Stop What You’re Doing And Bring Back Our Girls.

There have been days of my life…so many days…when I’ve thought I had a bad life. When I’ve thought that this world in which I live comfortably with a roof over my head and food on my table and an education in my mind is anything other than one of privilege and abundance. That this incredible life in which I use that mind as I please, where the husband I chose lies next to me in my bed, and my daughter sleeps peacefully in her room next door is anything other than a blessing.

Boko Haram. Until Sunday I had never heard those words before. Today, I woke up with the name echoing through my mind. They are a terrorist group in northern Nigeria who last month took close to 300 school girls from their school dormitory as they slept. This morning Monday in Nigeria, they took another eight girls. The reason? They dared to learn. They hoped for more. (The name Boko Haram loosely translates to “Western Education is Sin”.)

For three weeks their government did nothing. For three weeks, the world went on while their parents cries went unanswered. Nearly 300 missing African girls were not on the news.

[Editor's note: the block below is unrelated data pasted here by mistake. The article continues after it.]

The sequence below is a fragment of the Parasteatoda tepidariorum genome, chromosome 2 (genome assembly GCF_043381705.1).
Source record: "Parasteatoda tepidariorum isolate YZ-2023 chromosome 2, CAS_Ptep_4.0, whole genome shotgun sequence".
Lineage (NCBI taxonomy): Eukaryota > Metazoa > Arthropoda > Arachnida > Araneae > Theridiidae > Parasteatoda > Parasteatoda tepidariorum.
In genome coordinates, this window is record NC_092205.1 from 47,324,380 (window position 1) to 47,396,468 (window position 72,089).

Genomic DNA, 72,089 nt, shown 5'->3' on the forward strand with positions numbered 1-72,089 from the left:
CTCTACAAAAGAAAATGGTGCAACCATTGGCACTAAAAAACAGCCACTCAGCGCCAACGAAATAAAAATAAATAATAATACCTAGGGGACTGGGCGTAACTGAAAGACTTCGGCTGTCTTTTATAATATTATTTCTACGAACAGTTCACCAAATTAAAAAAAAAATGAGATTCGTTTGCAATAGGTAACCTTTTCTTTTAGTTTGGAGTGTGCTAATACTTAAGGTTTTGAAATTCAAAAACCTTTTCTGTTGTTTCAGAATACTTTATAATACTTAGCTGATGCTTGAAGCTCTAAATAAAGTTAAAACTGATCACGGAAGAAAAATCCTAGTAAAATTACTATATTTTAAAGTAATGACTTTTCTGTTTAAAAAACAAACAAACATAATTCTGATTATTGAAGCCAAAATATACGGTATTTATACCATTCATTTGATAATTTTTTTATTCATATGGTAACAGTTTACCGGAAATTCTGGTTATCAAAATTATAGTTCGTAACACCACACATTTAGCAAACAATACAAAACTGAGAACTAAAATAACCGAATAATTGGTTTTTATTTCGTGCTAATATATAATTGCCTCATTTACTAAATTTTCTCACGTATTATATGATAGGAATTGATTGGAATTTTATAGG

Nearly 300 young girls are being held somewhere, terrified, awaiting their turn on the auction block for a life of slavery. 300 young minds with dreams of helping others, with hopes of improving the world they were born in to. Nearly 600 parents are wondering where their daughters are and if they’ll ever see them again.

I’ve wracked my brain asking myself how we can help and I have no idea. I have no idea how to calm the terrified cries of those girls, or comfort the pain their families are suffering. I have no idea how to change their world. So I humbly offer these suggestions made by Jason Greene of One Good Dad, and hope that we can keep making noise until they’re found. Because they must be found.

  • Sign the White House petition by May 25th asking for our government to intervene.
  • Donate to the Nigerian Red Cross. (Those families will need the help)
  • Stay up to date. Read, write, march, vote – just don’t let this be another story that has happened in Africa that breaks our hearts for a moment, then we move on.

These are parent’s children. These are human lives. They are far away in a land nothing like our own, but they are real. These are racing minds and pounding hearts. And they’re missing. Please, make noise. Don’t let them go unnoticed.


Feed Me Seymour